Hundreds of thousands of Muslims perform Friday prayers at the Grand Mosque in Mecca, Saudi Arabia.
With our young guide, we then entered the mosque, Islam’s sacred precinct and the most forbidden spot on the earth. On entering it, my companions and I shared a sense of excitement. But, as Richard Burton put it many years earlier, “theirs was the high feeling of religious enthusiasm, mine was the ecstasy of gratified pride.”
Carrying our shoes, we emerged into the courtyard, directly facing the Kaaba, the cube-like building-within-a-building at the center of the mosque. Thirteen meters high, its sides measure 13 and 11 meters. It is windowless and covered with an elaborately black curtain embroidered with Koranic verses. The Kaaba houses a small sanctuary entered through a single door, two meters above the ground. The key to this door is said to be, in accordance with Muhammad’s express orders, still in the possession of the same family, the Bani Shayba, who guarded it as a pagan shrine. I have also heard that only a single key exists, which the doorkeeper always carries on his person.
In the interior, three wooden pillars support the roof; the only furnishings are hanging lamps made of silver and gold. Arabic inscriptions cover the inside walls. Once a year during the hajj, the common pilgrims are pushed back, a wooden staircase is wheeled up, and the ruler of Mecca (now the Saudi king) enters, accompanied by dignitaries. Working by candlelight, they clean the floor with water from the Zamzam well using a broom made of palm leaves. Before leaving, they sprinkle the interior with rosewater and perfume. Outside, the king throws the palm leaf broom into the crowd and spectators scramble for a piece of it.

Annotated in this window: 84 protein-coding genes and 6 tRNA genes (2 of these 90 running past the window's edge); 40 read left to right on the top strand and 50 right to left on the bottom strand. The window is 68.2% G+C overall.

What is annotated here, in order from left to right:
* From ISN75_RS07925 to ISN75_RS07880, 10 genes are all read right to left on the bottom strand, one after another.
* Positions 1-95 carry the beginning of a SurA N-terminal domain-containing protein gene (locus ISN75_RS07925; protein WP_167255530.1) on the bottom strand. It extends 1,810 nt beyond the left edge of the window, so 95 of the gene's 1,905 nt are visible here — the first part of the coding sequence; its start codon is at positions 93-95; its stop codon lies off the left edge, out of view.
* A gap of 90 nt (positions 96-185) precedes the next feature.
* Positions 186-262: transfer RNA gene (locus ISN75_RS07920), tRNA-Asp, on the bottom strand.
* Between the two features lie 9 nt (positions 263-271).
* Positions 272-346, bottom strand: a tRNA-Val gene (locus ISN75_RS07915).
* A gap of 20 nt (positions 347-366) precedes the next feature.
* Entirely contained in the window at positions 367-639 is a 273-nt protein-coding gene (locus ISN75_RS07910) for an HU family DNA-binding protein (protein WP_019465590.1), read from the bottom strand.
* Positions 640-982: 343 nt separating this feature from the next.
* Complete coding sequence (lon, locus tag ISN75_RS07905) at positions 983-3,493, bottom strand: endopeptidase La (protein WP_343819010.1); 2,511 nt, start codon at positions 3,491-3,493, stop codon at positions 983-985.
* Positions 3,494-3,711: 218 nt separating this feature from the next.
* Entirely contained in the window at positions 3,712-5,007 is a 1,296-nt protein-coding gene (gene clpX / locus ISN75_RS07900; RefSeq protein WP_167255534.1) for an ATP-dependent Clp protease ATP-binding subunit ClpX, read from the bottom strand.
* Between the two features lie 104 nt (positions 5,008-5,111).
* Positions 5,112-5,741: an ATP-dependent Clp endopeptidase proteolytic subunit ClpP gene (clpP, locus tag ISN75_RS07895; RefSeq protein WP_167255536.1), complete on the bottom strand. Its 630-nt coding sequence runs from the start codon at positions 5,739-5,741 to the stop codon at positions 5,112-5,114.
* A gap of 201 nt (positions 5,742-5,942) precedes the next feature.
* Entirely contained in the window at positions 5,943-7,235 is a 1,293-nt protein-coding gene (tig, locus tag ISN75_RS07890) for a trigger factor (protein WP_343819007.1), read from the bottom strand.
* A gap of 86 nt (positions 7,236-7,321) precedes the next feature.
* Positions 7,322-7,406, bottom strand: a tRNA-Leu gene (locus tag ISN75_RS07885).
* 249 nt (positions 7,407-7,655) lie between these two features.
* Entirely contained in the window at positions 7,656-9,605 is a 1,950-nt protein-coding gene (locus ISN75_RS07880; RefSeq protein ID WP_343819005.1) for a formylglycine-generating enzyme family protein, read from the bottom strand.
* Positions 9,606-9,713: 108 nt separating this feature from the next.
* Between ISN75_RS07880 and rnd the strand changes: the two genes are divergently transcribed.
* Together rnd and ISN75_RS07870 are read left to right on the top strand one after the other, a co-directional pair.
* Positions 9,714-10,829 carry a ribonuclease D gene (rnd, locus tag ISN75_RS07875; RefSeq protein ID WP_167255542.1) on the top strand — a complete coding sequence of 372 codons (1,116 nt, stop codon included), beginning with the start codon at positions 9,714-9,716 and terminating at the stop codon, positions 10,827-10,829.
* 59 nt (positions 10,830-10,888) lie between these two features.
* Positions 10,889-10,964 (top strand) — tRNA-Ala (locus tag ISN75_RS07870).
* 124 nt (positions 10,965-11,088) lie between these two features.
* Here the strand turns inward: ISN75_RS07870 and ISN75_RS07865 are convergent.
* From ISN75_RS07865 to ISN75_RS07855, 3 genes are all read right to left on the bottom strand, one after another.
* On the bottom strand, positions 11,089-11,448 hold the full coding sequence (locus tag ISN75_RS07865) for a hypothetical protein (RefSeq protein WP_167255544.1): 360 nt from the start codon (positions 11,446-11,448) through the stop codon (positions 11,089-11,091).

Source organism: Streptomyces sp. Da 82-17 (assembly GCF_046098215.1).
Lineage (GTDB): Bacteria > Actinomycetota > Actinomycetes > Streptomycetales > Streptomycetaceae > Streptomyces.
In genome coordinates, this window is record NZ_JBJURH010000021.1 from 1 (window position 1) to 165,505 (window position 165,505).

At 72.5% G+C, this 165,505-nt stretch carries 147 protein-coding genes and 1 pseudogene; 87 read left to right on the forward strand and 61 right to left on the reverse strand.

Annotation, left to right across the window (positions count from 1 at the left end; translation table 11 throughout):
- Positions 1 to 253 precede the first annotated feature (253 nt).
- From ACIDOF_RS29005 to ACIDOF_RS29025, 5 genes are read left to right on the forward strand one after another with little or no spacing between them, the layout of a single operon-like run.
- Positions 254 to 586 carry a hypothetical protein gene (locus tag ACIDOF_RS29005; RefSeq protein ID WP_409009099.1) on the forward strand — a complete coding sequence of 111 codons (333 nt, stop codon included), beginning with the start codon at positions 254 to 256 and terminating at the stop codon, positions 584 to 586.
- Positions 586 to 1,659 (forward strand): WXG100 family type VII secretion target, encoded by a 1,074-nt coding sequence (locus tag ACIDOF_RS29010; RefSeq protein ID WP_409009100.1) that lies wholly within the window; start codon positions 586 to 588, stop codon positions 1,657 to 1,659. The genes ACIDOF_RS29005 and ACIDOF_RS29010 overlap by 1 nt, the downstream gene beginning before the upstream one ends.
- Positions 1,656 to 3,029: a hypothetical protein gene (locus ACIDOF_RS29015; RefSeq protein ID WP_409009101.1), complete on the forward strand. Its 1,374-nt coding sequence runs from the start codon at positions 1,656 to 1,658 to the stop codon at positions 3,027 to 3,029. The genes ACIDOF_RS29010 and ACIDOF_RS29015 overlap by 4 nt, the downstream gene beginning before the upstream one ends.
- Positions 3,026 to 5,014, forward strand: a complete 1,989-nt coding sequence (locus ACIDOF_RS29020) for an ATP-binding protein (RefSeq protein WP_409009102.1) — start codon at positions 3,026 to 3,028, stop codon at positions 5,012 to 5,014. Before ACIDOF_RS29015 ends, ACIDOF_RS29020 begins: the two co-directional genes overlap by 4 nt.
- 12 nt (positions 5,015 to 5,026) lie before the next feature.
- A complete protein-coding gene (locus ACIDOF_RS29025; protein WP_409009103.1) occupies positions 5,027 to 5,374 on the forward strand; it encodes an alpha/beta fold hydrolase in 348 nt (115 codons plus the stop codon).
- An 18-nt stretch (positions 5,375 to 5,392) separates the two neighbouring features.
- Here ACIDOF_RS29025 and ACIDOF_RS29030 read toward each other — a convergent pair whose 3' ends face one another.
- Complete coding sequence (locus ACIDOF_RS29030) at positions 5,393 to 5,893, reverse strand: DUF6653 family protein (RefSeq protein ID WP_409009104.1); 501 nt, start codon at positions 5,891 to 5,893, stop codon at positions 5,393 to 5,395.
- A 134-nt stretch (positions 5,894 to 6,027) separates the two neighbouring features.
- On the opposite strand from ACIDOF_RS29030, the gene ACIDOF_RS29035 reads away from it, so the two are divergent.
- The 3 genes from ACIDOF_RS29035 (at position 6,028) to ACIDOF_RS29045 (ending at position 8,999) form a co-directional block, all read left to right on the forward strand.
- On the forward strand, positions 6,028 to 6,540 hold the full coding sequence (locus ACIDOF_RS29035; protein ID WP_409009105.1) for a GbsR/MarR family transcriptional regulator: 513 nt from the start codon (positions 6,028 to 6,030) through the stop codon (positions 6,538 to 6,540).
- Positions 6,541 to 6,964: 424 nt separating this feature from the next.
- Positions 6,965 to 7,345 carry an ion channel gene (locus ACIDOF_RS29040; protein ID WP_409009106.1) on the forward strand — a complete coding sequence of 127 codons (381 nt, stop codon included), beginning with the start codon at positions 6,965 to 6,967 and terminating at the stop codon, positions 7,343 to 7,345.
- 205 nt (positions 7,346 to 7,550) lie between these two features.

The pilgrim has three religious duties in Mecca: to circumambulate the Kaaba (tawaf), pray at the Station of Abraham, and run between the rocks of Marwa and Safa.
We began by circling the Kaaba seven times. Regulations call for this to be done at the greatest possible speed, and the effect is near-pandemonium. A barefooted crowd pushes and stumbles over itself so fast that no one fully controls his own movements. I felt at times swept up and carried off by the swirl of motion. Burly Nigerians stormed ahead, diminutive Bengalis surrendered the way, Egyptians formed tight groups to protect their women, Turks chanted the prayers lustily, and Saudis gave an impression of finding the whole procedure – which most of them had participated in many times before – a bit de trop.
Despite the supreme sanctity of the spot and the strong feelings of Muslim brotherhood, exasperation surfaced. In the midst of Islam’s holiest ritual, multinational arguments flared. Along with prayers, polyglot epithets went up to heaven. Everyone had sore feet and bruised ribs; the pushing and shoving brought out much annoyance. Even my zealous companions displayed signs of stress after a few turns. For me, the physical discomfort precluded any possibility of a spiritual experience.
Only the very young, the lame, the aged, the sick, and the dead circle around the Kaaba in comfort, carried in open coffin-like boxes by two hefty porters with raised arms. Corpses come from distant lands for this final rite. (As do weapons: the terrorists who captured the Grand Mosque in November 1979 smuggled Soviet arms in closed caskets intended to be carried around the Kaaba.)